The Irish Courts Service today launched an excellent new resource for legal practitioners which will be of interest to many in the wider population. The Irish Sentencing Information System “aims to design and develop a computerised information system, on sentences and other penalties imposed for offences in criminal proceedings, which may inform judges when considering the sentence to be imposed in an individual case.” While primarily designed for judges, the Courts Service have made the enlightened decision to make the database freely available. And why not? It is public information, after all.
As Dr. Vicky Conway, a criminology expert at Queen’s University Belfast, says “[p]reviously to do [sentencing] research would have required spending weeks in courts or at the Court Service in Dublin”.
Those charged with offences and faced with going to court will, understandably, want to know what penalties are facing them. Despite media reports, Ireland has a relatively low level of serious crime and few people are likely to be facing a homicide charge. However, in 2009 the District Courts dealt with 333,161 road traffic offences and 64,748 public order and assault offences. Therefore, there’s a reasonable chance over one’s lifetime that one might be brought before the District Court on a road traffic charge. The law will tell you the maximum penalty and a solicitor can make an educated guess at what penalty might be handed down based on their own experience. This can be supplemented by reports in regional newspapers, which have enabled me to keep an informal record of certain reported outcomes.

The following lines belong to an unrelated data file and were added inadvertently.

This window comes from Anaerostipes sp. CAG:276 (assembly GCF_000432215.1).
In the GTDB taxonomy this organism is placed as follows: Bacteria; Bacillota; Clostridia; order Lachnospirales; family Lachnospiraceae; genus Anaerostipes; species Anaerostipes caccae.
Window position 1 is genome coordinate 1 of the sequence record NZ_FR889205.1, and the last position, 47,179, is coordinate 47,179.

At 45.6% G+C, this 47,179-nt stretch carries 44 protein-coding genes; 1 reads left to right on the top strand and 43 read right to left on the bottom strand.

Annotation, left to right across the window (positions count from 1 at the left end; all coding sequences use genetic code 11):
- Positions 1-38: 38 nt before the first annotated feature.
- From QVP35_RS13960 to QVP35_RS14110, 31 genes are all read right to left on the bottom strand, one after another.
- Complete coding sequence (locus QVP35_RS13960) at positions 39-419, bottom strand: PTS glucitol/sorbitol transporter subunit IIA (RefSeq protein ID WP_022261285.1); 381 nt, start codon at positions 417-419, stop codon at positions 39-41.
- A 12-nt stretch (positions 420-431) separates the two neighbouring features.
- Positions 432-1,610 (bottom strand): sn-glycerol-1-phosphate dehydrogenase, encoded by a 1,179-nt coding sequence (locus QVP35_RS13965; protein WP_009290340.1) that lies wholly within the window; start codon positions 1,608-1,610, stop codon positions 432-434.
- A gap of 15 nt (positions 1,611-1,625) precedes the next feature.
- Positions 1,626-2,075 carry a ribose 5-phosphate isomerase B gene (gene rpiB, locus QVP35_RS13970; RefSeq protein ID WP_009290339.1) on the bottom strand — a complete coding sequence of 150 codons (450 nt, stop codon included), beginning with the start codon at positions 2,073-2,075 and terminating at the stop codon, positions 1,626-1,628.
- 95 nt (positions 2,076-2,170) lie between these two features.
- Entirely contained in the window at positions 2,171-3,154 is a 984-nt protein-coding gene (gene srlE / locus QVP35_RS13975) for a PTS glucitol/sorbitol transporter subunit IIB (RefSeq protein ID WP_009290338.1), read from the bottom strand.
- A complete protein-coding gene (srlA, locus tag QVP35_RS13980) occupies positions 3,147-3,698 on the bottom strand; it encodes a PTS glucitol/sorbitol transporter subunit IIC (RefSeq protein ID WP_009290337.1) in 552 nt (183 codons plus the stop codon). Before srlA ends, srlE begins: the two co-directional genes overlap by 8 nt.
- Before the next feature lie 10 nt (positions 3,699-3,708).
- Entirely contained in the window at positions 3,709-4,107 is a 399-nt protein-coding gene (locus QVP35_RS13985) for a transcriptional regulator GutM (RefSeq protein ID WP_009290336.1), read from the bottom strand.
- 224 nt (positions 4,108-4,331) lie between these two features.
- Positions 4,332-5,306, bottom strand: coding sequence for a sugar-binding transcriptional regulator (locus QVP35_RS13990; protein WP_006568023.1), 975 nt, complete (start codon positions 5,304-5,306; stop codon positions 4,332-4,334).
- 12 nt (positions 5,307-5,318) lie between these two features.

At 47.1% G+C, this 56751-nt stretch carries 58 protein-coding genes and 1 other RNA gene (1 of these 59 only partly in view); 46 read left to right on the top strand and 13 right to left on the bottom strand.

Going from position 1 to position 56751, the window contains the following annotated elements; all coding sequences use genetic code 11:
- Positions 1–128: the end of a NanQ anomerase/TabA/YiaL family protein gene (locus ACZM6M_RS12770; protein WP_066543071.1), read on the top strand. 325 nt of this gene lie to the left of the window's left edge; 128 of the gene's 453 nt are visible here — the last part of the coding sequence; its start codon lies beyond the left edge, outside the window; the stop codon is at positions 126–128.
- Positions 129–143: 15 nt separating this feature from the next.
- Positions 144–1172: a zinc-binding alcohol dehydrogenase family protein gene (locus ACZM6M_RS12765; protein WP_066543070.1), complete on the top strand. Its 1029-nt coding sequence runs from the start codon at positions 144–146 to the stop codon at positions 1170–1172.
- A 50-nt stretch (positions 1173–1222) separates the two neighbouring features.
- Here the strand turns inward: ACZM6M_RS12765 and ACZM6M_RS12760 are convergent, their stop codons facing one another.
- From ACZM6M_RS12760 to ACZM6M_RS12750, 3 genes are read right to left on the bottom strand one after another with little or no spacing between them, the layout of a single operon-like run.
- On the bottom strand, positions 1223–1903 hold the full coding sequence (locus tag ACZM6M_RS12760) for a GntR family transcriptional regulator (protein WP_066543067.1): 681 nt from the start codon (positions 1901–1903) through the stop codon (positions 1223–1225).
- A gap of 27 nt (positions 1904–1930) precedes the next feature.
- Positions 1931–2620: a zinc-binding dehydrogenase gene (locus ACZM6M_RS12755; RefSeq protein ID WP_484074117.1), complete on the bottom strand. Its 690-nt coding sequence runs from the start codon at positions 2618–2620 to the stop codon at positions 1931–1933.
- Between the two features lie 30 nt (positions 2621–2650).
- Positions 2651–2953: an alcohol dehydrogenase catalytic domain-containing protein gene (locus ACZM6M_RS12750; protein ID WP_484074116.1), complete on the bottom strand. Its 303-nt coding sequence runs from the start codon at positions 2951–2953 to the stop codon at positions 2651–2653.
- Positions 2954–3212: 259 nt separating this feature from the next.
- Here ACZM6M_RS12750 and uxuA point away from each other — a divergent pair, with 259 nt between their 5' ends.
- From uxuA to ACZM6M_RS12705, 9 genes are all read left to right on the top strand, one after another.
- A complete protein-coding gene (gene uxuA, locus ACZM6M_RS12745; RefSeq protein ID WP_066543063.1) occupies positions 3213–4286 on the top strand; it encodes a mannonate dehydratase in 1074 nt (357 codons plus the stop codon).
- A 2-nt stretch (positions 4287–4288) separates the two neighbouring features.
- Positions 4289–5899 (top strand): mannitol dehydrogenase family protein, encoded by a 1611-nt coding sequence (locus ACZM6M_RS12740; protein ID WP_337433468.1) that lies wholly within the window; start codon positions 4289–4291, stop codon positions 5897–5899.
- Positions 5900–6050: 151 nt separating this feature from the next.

The ability to search an official database of such penalties is a great advance. ISIS is a pilot project and most of the information now online comes from the Dublin District and Circuit Courts. If the project is extended nationwide, it will be of huge interest to see what variances exist between districts in respect of similar offences. Many of the penalties noted on my informal list are from different districts and are of limited guidance only: the penalties handed down by the judge in your own district are the most relevant.
One wonders if practitioners will start to use ISIS in making pleas or addressing judges in relation to the severity of penalties in future. For many cases, ISIS appears to record some of the background details to each case which inevitably have an effect on sentencing. Regional newspapers remain the best source of that information, however.